Will there be a guest speaker? Is this person an authority figure that’s well-known and respected in the industry? The presenter can be a professional speaker for hire who is knowledgeable in your niche. It could even be one of your staff members who is confident speaking in front of an auditorium full of people. Once you have a speaker identified, you will need to make the following points in your checklist:

  • Will this person need to be remunerated for his time?
  • Where is this person traveling from? If coming from out of town, what will be the cost of his traveling and lodging expenses?
  • How knowledgeable is this person in your niche?
  • Are there videos of this speaker from past presentations?
  • Will the speaker need special equipment, such as a teleprompter or slide projector?
4. On-Site Advertising

It should be obvious once you step inside the venue what company is hosting the event. Don’t be modest about making your company name known. The name and logo should appear in various mediums. How will you market your enterprise? Consider these options:

  • Traditional banners and posters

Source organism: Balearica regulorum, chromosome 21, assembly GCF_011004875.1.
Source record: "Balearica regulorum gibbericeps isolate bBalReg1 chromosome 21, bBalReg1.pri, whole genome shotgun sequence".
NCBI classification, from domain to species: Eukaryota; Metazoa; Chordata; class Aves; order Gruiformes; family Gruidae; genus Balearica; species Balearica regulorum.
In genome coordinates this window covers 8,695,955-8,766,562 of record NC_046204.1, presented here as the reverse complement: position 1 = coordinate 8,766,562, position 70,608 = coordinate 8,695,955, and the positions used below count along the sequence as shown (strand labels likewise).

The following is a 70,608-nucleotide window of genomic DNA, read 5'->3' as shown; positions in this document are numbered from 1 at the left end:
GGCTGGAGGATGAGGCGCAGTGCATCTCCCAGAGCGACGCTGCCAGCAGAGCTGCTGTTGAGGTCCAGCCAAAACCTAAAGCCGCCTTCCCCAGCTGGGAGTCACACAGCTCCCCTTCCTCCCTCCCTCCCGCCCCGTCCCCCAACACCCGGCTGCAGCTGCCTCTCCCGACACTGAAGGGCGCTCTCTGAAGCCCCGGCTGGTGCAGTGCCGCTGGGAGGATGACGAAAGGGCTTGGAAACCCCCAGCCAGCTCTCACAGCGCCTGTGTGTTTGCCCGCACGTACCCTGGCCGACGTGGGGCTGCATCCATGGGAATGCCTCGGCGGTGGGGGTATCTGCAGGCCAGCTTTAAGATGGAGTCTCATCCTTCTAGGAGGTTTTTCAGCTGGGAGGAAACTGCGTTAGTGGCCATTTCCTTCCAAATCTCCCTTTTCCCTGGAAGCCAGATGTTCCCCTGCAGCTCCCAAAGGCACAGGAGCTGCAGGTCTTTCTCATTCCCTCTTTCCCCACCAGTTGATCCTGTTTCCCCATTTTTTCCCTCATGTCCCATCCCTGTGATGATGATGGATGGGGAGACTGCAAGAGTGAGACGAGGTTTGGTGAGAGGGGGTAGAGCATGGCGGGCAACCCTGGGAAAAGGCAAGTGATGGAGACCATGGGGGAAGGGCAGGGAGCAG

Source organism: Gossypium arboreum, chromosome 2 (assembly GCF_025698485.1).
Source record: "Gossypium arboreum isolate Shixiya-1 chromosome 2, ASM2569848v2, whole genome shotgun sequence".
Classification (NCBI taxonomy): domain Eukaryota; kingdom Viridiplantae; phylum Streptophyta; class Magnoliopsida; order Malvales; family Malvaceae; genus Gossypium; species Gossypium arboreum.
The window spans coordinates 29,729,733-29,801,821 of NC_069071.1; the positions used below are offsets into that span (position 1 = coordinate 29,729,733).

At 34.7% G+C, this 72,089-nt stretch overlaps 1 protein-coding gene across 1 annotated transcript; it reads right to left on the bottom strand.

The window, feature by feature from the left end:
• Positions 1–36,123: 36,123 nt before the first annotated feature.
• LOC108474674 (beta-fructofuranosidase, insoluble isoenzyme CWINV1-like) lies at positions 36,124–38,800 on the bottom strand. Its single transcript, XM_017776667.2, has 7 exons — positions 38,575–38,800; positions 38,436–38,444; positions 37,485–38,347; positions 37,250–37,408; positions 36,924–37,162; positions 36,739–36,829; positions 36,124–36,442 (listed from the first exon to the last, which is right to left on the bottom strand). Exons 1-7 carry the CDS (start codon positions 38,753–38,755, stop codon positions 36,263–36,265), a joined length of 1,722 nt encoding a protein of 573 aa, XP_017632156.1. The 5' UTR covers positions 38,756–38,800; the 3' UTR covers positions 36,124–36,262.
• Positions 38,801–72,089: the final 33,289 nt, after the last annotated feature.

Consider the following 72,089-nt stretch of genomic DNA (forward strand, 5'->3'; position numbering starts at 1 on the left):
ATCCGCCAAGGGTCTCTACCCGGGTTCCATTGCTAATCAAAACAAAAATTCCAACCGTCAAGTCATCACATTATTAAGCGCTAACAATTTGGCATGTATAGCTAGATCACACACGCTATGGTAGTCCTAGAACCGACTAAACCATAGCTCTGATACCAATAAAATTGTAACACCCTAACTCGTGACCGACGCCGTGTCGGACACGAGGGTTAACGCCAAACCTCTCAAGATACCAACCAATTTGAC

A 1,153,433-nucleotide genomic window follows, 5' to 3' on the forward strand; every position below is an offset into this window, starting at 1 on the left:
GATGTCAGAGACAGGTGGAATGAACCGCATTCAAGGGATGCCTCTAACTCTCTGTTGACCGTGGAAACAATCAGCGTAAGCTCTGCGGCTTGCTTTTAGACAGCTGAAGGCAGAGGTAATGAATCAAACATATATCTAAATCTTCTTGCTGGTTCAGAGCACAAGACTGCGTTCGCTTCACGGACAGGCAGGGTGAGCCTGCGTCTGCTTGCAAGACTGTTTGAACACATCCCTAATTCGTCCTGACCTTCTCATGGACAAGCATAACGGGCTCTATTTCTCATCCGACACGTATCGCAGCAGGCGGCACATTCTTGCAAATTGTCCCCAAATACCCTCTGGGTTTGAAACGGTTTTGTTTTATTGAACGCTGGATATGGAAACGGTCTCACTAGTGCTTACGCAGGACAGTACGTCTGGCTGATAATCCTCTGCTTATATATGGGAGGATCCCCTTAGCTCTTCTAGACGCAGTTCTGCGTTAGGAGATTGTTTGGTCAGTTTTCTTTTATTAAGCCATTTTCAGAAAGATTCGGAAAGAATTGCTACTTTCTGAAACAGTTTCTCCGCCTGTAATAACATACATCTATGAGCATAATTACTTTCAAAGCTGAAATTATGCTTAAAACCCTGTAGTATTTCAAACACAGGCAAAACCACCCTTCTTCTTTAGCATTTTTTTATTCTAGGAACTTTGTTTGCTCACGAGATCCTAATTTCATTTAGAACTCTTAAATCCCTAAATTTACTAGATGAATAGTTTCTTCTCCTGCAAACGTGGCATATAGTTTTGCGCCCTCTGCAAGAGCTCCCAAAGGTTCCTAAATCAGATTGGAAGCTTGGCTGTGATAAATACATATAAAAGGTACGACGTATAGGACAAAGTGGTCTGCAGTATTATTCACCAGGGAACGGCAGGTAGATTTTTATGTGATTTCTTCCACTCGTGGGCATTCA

• Digital signage displays
  • Flyers, brochures, catalogs
  • Frequent mentioning from presenters and speakers
  • Live social media posting via digital screen
5. Sponsors

What is your corporate sponsor getting in return for funding your event? It will typically be arranged in advance what the sponsors will receive. This often includes opportunities for exposure. Create a checklist to ensure all the sponsor’s requests are met.

  • How will the sponsor’s logo be shown? Will it appear alongside your own in flyers, banners, and digital signage?
  • Will the logo also appear in promotional gears and other giveaways?
  • Will the sponsor be allotted a booth?
  • Will the sponsor be hosting its own presentation?
6. Food

At the very least, your event should serve light refreshment and finger foods. If your budget allows, you may be able to opt for gourmet catering or even a self-serve buffet. You need to be clear, though, on the type of foods that will be available. Here is a food checklist:

  • Does it accommodate special dietary needs?
  • Will alcohol be served?
  • Will there be dessert?
  • How about appetizers?
  • Have to-go boxes on hand so attendees can take leftovers home
  • Does the venue have a kitchen where the food can be kept warm until served?
  • What kind of beverages will be served? Will you serve bottled water or water from a dispenser and plastic cups?